Read more about Joshua’s project on Hackaday.
We made a short video showing how the parts of our new Romi chassis fit together:
When capturing photographs of wildlife, it is not always feasible to be close enough to trigger your camera with a standard wired remote. In these cases, using an RC transmitter and receiver pair would be ideal, but most cameras and their remotes do not accept hobby RC signals. This blog post, written by CamDo, explains how to use one of our RC switches with a built-in relay and their Bullet wired remote interface to trigger a GoPro camera from an RC transmitter from hundreds of meters away. The setup can be used with any standard RC transmitter and receiver pair, and you only need one pair and one RC switch to control several cameras at once.
I am excited to announce the release of the Romi chassis, our new platform for mobile robotics. Romi is a 6.5″-diameter round chassis that includes all the basic mechanical parts that you need for a mobile robot: a base plate with integrated battery holder, motors and motor brackets, wheels with silicone tires, and a ball caster as a third point of contact.
The Romi chassis is designed to be extended. It includes numerous mounting holes and slots, including specific spots for Arduino and Raspberry Pi and a place in front for a second ball caster. The motors have extended shafts for use with Romi encoders in applications requiring precision. For power, you can choose between four and six AA cells; we recommend the Romi power distribution board for access to battery power.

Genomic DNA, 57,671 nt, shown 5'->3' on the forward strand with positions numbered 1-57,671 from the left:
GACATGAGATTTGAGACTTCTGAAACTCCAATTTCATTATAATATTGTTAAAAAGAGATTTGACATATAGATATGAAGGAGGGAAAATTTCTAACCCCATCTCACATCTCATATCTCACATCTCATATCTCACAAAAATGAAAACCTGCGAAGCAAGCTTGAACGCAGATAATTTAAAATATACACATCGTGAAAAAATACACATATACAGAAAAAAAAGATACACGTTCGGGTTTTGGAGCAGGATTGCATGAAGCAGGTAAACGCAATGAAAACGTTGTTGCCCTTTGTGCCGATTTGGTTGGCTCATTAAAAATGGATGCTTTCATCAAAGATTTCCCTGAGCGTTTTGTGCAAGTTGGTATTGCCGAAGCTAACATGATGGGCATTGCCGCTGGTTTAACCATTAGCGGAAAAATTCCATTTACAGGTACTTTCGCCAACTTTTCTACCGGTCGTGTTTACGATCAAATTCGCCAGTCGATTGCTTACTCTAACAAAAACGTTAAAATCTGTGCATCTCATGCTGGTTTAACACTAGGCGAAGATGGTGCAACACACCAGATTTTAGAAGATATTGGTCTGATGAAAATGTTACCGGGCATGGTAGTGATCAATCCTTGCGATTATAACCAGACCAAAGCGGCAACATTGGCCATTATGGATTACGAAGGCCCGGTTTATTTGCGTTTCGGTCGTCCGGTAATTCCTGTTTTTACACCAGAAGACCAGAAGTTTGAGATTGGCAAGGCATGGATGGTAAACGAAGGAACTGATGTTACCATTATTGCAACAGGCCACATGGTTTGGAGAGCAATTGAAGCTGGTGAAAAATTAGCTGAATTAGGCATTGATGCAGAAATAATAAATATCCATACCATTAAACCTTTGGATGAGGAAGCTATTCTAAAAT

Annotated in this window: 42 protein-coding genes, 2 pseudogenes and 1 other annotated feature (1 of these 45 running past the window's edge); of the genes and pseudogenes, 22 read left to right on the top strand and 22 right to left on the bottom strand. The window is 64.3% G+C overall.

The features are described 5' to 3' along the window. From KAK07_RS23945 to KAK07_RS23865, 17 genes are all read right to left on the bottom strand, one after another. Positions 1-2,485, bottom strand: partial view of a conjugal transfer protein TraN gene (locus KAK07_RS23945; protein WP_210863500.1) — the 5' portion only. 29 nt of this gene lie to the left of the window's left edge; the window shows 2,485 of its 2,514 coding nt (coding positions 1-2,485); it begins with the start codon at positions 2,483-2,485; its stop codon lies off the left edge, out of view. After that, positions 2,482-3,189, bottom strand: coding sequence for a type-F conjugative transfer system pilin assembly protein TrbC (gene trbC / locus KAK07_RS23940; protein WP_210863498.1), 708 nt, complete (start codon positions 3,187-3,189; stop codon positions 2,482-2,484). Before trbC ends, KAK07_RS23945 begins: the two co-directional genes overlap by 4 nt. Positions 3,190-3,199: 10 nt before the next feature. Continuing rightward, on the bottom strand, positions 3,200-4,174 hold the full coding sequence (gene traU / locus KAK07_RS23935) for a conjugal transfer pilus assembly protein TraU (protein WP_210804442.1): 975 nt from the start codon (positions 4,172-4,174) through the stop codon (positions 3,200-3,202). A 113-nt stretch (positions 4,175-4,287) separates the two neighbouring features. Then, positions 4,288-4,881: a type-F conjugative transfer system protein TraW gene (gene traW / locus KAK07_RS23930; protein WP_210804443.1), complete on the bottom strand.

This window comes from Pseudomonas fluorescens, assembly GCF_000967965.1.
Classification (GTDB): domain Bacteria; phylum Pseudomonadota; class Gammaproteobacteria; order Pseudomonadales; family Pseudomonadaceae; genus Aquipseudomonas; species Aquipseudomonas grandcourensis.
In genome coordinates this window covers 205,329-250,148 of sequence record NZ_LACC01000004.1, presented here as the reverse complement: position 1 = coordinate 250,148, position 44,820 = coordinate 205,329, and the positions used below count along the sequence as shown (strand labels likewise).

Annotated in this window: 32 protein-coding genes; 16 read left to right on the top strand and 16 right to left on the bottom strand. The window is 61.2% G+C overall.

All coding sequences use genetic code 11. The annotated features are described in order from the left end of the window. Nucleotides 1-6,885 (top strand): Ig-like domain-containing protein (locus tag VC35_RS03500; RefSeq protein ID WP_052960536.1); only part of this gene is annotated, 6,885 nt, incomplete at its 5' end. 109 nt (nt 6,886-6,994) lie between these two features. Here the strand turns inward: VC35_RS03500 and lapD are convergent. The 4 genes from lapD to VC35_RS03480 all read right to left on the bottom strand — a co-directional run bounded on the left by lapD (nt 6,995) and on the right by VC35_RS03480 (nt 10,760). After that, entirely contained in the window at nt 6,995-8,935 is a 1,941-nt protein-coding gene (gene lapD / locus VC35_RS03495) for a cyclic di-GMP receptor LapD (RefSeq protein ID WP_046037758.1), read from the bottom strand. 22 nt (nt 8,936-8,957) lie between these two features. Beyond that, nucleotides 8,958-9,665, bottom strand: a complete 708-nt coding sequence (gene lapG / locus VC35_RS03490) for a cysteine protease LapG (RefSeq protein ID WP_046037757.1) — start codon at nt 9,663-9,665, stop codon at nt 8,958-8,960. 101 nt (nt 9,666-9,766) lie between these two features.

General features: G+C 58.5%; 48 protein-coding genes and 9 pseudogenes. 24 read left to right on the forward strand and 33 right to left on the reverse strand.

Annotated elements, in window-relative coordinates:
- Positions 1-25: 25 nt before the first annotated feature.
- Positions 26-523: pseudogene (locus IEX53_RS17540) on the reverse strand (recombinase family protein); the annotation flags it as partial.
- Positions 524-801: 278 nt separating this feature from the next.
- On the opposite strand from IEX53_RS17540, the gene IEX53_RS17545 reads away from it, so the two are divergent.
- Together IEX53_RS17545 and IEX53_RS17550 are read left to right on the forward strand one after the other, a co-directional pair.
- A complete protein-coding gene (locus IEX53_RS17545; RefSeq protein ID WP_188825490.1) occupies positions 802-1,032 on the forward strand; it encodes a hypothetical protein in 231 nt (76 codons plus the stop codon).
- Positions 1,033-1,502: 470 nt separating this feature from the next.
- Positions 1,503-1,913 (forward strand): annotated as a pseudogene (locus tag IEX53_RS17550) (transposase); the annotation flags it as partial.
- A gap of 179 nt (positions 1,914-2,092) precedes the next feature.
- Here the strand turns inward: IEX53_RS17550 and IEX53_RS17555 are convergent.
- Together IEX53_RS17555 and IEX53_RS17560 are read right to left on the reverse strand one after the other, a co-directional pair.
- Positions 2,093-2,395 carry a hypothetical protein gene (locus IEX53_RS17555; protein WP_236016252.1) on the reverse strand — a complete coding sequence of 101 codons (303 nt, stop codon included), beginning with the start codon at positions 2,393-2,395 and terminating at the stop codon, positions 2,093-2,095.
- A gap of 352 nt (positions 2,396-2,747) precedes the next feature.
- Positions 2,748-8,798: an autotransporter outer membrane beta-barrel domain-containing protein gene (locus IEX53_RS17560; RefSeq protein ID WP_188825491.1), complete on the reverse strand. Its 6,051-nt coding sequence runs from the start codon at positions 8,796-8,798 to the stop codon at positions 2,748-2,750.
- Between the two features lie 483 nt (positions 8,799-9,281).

As an example of what you can do, here is the chassis with a Raspberry Pi A+ and our A-Star Robot Controller mounted on top, with power, motors, and encoders all fully connected and operational:
Forum member WaterBoy23 recently shared his robot which expanded upon the line following capabilities of our Zumo Robot for Arduino by adding in lane changing capabilities. The robot changes lanes when it detects a vehicle ahead of it, and is programmed to either pass the vehicle or return quickly to its original lane if it detects oncoming traffic. His robot uses two Arduino Uno boards, one for following the line and the other for reading ultrasonic position sensors. More information about the robot can be found in WaterBoy23’s post on our forum.
We are having a big Labor Day sale throughout the weekend, with 15% discounts on over 800 products when you use the coupon code LABORDAY16. Note that we will be closed on Monday, so orders placed after 2 PM Pacific Time on Friday, September 2 will be shipped on Tuesday, September 6.
For more information, including all of the sale items, see the sale page.